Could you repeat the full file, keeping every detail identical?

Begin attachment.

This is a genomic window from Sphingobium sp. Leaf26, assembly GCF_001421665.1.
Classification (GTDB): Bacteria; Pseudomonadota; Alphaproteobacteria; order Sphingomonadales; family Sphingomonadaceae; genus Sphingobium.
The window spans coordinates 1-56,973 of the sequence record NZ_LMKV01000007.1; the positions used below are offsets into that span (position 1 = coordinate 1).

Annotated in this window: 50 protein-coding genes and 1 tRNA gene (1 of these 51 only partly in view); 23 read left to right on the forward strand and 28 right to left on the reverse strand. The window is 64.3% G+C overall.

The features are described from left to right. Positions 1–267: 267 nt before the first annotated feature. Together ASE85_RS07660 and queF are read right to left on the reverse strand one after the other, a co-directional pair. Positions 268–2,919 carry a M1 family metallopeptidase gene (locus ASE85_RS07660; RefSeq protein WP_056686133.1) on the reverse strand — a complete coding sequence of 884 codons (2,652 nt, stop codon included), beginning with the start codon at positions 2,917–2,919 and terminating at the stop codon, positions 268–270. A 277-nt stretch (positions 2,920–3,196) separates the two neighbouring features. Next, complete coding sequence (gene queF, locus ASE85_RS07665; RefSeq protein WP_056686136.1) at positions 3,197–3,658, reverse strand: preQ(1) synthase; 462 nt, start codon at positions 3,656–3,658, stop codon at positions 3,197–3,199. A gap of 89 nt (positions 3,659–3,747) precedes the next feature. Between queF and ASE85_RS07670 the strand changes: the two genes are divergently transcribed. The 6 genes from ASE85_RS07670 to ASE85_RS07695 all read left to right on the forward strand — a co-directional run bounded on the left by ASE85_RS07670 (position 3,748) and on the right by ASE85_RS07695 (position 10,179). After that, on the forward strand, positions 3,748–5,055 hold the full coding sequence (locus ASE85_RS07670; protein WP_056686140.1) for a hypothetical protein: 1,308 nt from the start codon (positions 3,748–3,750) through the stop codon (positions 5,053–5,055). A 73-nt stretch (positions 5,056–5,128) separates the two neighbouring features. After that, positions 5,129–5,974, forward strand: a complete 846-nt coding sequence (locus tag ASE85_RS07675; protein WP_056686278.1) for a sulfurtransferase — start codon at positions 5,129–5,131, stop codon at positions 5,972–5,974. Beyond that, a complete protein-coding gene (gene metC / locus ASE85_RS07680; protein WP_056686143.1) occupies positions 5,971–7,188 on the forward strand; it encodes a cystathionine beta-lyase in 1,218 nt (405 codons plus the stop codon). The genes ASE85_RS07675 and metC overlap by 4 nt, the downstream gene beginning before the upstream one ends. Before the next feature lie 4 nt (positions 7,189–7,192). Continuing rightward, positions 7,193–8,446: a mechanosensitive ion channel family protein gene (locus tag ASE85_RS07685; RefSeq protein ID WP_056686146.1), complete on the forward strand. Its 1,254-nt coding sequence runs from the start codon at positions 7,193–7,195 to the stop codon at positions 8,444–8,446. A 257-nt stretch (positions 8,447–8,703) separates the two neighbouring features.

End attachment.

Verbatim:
This is a genomic window from Sphingobium sp. Leaf26, assembly GCF_001421665.1.
Classification (GTDB): Bacteria; Pseudomonadota; Alphaproteobacteria; order Sphingomonadales; family Sphingomonadaceae; genus Sphingobium.
The window spans coordinates 1-56,973 of the sequence record NZ_LMKV01000007.1; the positions used below are offsets into that span (position 1 = coordinate 1).

Annotated in this window: 50 protein-coding genes and 1 tRNA gene (1 of these 51 only partly in view); 23 read left to right on the forward strand and 28 right to left on the reverse strand. The window is 64.3% G+C overall.

The features are described from left to right. Positions 1–267: 267 nt before the first annotated feature. Together ASE85_RS07660 and queF are read right to left on the reverse strand one after the other, a co-directional pair. Positions 268–2,919 carry a M1 family metallopeptidase gene (locus ASE85_RS07660; RefSeq protein WP_056686133.1) on the reverse strand — a complete coding sequence of 884 codons (2,652 nt, stop codon included), beginning with the start codon at positions 2,917–2,919 and terminating at the stop codon, positions 268–270. A 277-nt stretch (positions 2,920–3,196) separates the two neighbouring features. Next, complete coding sequence (gene queF, locus ASE85_RS07665; RefSeq protein WP_056686136.1) at positions 3,197–3,658, reverse strand: preQ(1) synthase; 462 nt, start codon at positions 3,656–3,658, stop codon at positions 3,197–3,199. A gap of 89 nt (positions 3,659–3,747) precedes the next feature. Between queF and ASE85_RS07670 the strand changes: the two genes are divergently transcribed. The 6 genes from ASE85_RS07670 to ASE85_RS07695 all read left to right on the forward strand — a co-directional run bounded on the left by ASE85_RS07670 (position 3,748) and on the right by ASE85_RS07695 (position 10,179). After that, on the forward strand, positions 3,748–5,055 hold the full coding sequence (locus ASE85_RS07670; protein WP_056686140.1) for a hypothetical protein: 1,308 nt from the start codon (positions 3,748–3,750) through the stop codon (positions 5,053–5,055). A 73-nt stretch (positions 5,056–5,128) separates the two neighbouring features. After that, positions 5,129–5,974, forward strand: a complete 846-nt coding sequence (locus tag ASE85_RS07675; protein WP_056686278.1) for a sulfurtransferase — start codon at positions 5,129–5,131, stop codon at positions 5,972–5,974. Beyond that, a complete protein-coding gene (gene metC / locus ASE85_RS07680; protein WP_056686143.1) occupies positions 5,971–7,188 on the forward strand; it encodes a cystathionine beta-lyase in 1,218 nt (405 codons plus the stop codon). The genes ASE85_RS07675 and metC overlap by 4 nt, the downstream gene beginning before the upstream one ends. Before the next feature lie 4 nt (positions 7,189–7,192). Continuing rightward, positions 7,193–8,446: a mechanosensitive ion channel family protein gene (locus tag ASE85_RS07685; RefSeq protein ID WP_056686146.1), complete on the forward strand. Its 1,254-nt coding sequence runs from the start codon at positions 7,193–7,195 to the stop codon at positions 8,444–8,446. A 257-nt stretch (positions 8,447–8,703) separates the two neighbouring features.